- That all happens in that same kind of back and forth with Jason. And we tend to work in iterations on something. So like even in initial pass on a page we'll be more or less a shappable version. And we'll just do pass after pass that tightens it up and tightens it up and tightens it up and tightens it up. And the nice thing about doing that is we could ship at any moment in time, so it's not like, "Oh, we gotta, we're rushing to the deadline. "And we gotta make these things. "Otherwise we're not gonna be able to ship our project." You're always in a state where you can ship. It's just a question of like, how embarrassed am I gonna be about it?

- Well by this shipping, yeah. But you're never gonna end up with Lorem Ipsum or any sort of like placeholder imagery because you. Yeah.

- Exactly, exactly. And I feel like that removes a lot of stress out of it and it then is then it is just a question of like, do we feel like investing more time in this? Do we think we're gonna get more value out of it if we invest more time in it? Is this the message that we wanna go out there with? Yeah, so I guess to answer the question it's kind of both of us where we're both like, yeah this is, this feels good.

- You get to a point where you're both happy with it Happy with it or tired of it, yeah. Yeah, that's really interesting. Is that an approach to designing or like working on a project that you've had throughout your career? Or was that something that came about at Basecamp?

- I do feel like that's actually pretty common in my career and I think I'm probably pretty lucky for that to not have, you know to have a lot of say in the projects and not just being like, does this please you.

- Yap like.

- Powers that be yeah.

- Yeah that's great. I think that it's there's just so much power in having autonomy in your design and feeling the ownership of it.

- Yeah and I've always tended to work for smaller companies for that reason. At various points when I've been freelancing, worked at larger, more corporate type structures and where, where it is like a committee of people who are giving a thumbs up thumbs down kind of situation. And no it's not for me.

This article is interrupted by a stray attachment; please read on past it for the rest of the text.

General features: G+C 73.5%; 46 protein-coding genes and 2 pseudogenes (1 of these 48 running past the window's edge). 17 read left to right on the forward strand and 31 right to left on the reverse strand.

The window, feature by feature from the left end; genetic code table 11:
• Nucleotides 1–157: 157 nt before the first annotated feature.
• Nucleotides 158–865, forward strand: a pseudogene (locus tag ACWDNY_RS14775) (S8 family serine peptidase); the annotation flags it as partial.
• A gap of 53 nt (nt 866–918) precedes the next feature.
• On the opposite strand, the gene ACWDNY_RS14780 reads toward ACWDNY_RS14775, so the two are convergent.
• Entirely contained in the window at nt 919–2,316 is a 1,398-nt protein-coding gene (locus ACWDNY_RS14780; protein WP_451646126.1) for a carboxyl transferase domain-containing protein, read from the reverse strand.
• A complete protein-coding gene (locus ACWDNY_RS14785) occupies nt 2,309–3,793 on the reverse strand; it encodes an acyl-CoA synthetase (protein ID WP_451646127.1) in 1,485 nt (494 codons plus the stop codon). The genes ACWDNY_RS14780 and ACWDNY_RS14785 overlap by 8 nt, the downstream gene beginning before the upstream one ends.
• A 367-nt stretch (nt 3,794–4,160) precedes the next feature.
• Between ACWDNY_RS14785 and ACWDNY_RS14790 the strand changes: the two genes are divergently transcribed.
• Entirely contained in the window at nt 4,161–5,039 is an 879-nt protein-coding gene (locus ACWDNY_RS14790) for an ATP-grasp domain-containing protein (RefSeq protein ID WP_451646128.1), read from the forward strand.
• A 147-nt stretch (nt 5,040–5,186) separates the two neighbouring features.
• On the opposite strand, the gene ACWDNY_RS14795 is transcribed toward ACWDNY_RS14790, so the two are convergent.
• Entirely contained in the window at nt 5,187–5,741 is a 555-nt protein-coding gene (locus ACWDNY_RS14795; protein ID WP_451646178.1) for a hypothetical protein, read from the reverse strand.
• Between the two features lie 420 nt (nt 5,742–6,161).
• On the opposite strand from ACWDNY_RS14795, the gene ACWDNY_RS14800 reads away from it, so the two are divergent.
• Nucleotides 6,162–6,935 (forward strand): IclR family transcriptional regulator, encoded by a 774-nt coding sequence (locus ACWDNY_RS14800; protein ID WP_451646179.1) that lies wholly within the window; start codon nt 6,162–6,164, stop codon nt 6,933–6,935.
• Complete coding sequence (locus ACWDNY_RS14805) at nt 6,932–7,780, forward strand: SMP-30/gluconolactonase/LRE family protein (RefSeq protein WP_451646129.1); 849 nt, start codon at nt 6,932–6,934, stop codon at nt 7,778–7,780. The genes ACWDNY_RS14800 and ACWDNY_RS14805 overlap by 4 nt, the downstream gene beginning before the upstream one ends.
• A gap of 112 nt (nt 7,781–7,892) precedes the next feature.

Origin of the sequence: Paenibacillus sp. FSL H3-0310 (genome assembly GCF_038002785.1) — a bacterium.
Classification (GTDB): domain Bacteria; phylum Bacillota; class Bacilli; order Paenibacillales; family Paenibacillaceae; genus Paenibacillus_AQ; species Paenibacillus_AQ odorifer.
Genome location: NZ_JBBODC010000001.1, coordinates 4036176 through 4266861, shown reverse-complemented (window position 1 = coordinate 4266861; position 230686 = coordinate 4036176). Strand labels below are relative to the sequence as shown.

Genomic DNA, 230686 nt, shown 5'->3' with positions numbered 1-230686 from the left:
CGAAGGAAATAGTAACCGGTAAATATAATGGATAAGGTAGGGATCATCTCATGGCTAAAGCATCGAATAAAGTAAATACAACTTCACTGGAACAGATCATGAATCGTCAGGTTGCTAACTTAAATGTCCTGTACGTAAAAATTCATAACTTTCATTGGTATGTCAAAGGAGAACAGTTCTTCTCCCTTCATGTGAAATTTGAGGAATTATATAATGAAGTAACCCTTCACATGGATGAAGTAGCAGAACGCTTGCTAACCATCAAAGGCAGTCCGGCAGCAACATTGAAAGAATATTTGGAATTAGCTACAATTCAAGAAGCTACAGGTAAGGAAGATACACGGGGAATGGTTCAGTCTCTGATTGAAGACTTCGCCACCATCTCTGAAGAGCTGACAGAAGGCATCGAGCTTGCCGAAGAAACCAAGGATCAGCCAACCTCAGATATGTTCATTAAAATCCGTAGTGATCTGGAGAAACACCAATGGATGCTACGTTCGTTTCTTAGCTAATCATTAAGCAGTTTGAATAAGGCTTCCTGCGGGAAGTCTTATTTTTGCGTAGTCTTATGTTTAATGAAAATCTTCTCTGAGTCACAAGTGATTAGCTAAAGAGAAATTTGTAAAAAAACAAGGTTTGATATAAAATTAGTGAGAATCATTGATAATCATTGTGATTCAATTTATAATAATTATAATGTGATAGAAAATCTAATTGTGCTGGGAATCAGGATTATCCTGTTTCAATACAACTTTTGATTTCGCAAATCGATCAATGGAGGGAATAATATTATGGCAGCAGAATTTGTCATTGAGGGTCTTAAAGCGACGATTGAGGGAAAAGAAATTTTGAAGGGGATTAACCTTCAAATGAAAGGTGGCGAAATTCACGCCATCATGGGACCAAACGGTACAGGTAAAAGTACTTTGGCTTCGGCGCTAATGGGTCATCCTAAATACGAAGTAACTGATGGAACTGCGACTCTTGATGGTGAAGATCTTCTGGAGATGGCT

- Okay, so obviously things are sounding pretty darn great at Basecamp. You know it's an ideal environment for you to be working in for getting your work done, but can we talk for a second about any challenges that you face? Like what are some challenges you face in your role or maybe that you've overcome recently?

- Yeah this may resonate for you as a fellow team of one. It's being a team of one and also being remote. It definitely can be a little isolating at times.

- Yeah.

- And that's not in an intrinsic remote thing before I was at Basecamp I was also working remote, but in a different kind of position, so it was less of a thing. So that's definitely a little bit of a struggle, particularly because my, the work I do is fairly self contained, it doesn't require as much back and forth with other people as some of the other positions do. Like the product designers, they don't work with each other very much, because how we tend to break up projects is like even on the product side, it'll be like a designer and a programmer or two. So the designers basically never worked together, but they're usually teamed up with a programmer, whereas I am the programmer in my situation.

- Yeah.

- So just talking, talking to myself.

- That's another thing actually why I've been so happy to have a developer on the team full time. Now I can book it is because now I get someone to work really closely with on projects.